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Dishing Out Dignity In A Food Court
Dishing Out Dignity In A Food Court
By Melanie Lee
Despite only being able to use one hand from polio, Roszari has fulfilled his dream of
working in a kitchen.
It’s 10.30am at Techview canteen in Ubi. It seems like any other industrial food court at this time of
the day – the hawkers are peeling and chopping their ingredients, or laying out cutlery and
condiments at their counters.
Jason, who has autism, started out cleaning the food court but now is cooking at the
Western Food stall Eight of the stalls in Techview canteen are run by Dignity Kitchen, a social enterprise that trains the
disabled and the disadvantaged to be food stall operators. Established in October 2010, Dignity
Kitchen started out small with just two stalls at Balestier Market Food Court. It has since trained
over 60 Singaporeans in its customised 6-week hawker training programme, and has found jobs for
all the graduates in central kitchens, food courts and hawker centres. In fact, there’s a waiting list
for potential employers from the food industry. The fact that a Dignity Kitchen graduate comes with
the prerequisite WDA (Workforce Development Agency) Basic Food Hygiene qualification boosts
Having moved to Techview canteen last October, the eight Dignity Kitchen stalls– Nasi Padang,
Dessert, Vegetarian, Western Food, Indian, Bak Chor Mee, Chicken Rice and Drinks – are now the
practical training grounds of the 10th batch of 13 trainees. They come from a variety of
backgrounds: some have disabilities such as cerebral palsy or hearing impairment; others come
from disadvantaged backgrounds such as low-income single mothers or ex-convicts. During their
training, which costs $1,230 but is sponsored by the Central CDC (Community Development
Council), they learn about cooking, handling food, basic accounting, customer service and food
hygiene and have to pass stringent assessment in order to graduate.
“Running a food stall is something feasible for someone with a disability. There’s only one dish or a
few dishes they have to cook, and the processes are more focused and routine compared to a
restaurant setting,” says the founder and Executive Director of Dignity Kitchen, Koh Seng Choon.
He was inspired to set up this training school after meeting an autistic boy in 2006, who told Seng
Choon he wanted to be a chef. Applying his consultancy experience in the corporate world, Seng
Choon spent a few years developing a detailed business model and managed to get a six-figure bank
loan and support from donors and volunteers to kickstart this programme.
Dignity Kitchen’s strategy for success is like that of any other food business: serving up delicious
food. “People might buy our food the first time for charity’s sake. But to get them to come back for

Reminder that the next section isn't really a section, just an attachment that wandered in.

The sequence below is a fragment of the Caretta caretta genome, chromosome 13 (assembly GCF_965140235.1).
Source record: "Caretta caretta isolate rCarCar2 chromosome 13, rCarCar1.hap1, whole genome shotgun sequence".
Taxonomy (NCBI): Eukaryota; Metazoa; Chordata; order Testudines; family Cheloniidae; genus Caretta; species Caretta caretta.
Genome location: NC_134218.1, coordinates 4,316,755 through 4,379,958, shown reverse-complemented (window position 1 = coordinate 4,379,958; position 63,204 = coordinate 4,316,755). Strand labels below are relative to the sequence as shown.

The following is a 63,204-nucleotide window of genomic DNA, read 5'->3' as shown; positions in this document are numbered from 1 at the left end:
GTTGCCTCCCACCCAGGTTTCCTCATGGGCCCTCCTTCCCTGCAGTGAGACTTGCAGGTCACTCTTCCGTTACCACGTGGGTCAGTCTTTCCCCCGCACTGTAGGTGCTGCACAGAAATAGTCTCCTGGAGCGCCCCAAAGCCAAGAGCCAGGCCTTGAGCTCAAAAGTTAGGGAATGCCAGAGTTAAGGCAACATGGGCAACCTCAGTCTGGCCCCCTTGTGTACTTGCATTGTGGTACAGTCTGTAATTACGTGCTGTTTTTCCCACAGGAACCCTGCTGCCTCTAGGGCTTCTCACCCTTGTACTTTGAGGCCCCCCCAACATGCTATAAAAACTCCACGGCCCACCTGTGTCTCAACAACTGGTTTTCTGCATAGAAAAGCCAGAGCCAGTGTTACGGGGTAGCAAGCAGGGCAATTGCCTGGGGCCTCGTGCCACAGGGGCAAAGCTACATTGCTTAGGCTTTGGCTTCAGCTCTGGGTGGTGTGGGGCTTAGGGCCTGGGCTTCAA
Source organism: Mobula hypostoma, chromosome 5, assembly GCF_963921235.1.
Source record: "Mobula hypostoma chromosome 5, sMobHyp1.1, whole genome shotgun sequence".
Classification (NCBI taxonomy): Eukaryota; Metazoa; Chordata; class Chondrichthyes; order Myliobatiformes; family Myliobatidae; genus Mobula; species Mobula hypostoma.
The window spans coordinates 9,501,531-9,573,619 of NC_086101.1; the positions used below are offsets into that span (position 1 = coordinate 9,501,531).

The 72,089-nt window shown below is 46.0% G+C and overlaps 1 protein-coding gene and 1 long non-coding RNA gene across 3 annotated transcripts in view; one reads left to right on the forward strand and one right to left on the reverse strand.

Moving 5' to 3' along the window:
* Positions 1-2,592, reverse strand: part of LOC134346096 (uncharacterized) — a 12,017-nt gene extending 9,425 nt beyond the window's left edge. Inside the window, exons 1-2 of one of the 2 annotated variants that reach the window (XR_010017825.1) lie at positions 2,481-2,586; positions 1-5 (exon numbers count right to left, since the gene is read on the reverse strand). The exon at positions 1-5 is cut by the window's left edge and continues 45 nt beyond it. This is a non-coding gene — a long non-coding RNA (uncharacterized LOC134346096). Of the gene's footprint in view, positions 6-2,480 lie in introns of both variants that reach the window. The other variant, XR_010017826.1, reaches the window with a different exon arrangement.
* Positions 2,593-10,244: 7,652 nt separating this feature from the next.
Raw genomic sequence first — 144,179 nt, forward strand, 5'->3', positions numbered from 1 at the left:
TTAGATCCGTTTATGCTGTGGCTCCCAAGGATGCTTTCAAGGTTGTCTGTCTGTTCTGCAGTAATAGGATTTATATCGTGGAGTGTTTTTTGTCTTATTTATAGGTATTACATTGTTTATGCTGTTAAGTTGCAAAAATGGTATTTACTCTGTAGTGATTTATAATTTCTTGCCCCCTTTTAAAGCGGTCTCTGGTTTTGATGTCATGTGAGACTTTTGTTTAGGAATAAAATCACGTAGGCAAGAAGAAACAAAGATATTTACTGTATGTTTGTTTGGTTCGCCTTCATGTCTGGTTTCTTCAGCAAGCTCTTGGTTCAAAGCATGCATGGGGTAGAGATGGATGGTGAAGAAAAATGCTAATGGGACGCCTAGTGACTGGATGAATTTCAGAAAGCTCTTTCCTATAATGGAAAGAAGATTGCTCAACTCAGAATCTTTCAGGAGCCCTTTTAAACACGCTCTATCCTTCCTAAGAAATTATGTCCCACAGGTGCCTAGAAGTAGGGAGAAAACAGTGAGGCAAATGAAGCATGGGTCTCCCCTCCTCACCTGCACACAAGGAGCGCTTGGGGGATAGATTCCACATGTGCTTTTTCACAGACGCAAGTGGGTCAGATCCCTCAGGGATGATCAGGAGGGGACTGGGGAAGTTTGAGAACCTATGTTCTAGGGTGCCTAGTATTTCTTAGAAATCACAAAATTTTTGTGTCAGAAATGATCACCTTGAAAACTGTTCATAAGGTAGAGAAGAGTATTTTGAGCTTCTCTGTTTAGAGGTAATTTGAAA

more, we’ve got to make sure that we serve good stuff,” says Seng Choon. He is grateful for the
invaluable help from Boon Tong Kee, Chen Fu Ji and Celebrity Chef Eric Teo, who have lent their
skills and expertise to the training programme.
A favourite at the foodcourt is the Fish and Chips at the Western Food stall. The batter is crispy, and
the fish is firm, flaky and fresh. It takes ten minutes to prepare and the cook, Jason, who is autistic,
smiles shyly when I give him the thumbs-up sign after trying the dish.
“Jason was very reluctant to work in the kitchen and was just content doing cleaning duties. But I
wanted to challenge him and persuaded him to step out from his usual comfort zone. We’ve
discovered that he’s actually got a real talent in cooking,” Seng Choon recounts with a hint of pride.
The chicken rice sold here boasts of tender slices of chicken, moist rice with hints of garlic and
pandan. The same stall also sells chicken laksa which is rich, fragrant with creamy coconut and
spicy sambal chilli notes.
While the trainees are serving above average dishes, there’s also another hurdle to cross in their
food stalls’ success: discrimination.
Seng Choon recounts how a while back, a group of secondary school students saw the lumps on
Thiam Chye’s arms from his dialysis treatments and ran away halfway through ordering desserts.
Seng Choon called them back and explained Thiam Chye’s condition to them; that his markings
were not infectious in any way. “They felt bad after that and apologised. Now, they come by almost
every afternoon to order desserts from him.” The best thing about this programme is that these trainees are in turn, helping other people as well.
Dignity Kitchen stalls serve up complimentary lunch and tea treats everyday to the elderly from
various old folks homes (this food is sponsored by private and corporate donors) and there’s even
entertainment provided by Norjumanese, the blind drinks stall cashier who melodiously croons old
Chinese ditties as everyone claps along.
Like they say, “one good deed leads to another”.
1 Kaki Bukit View
Opened on Monday- Friday, from 9am
For more information on Project Dignity, please visit www.projectdignity.sg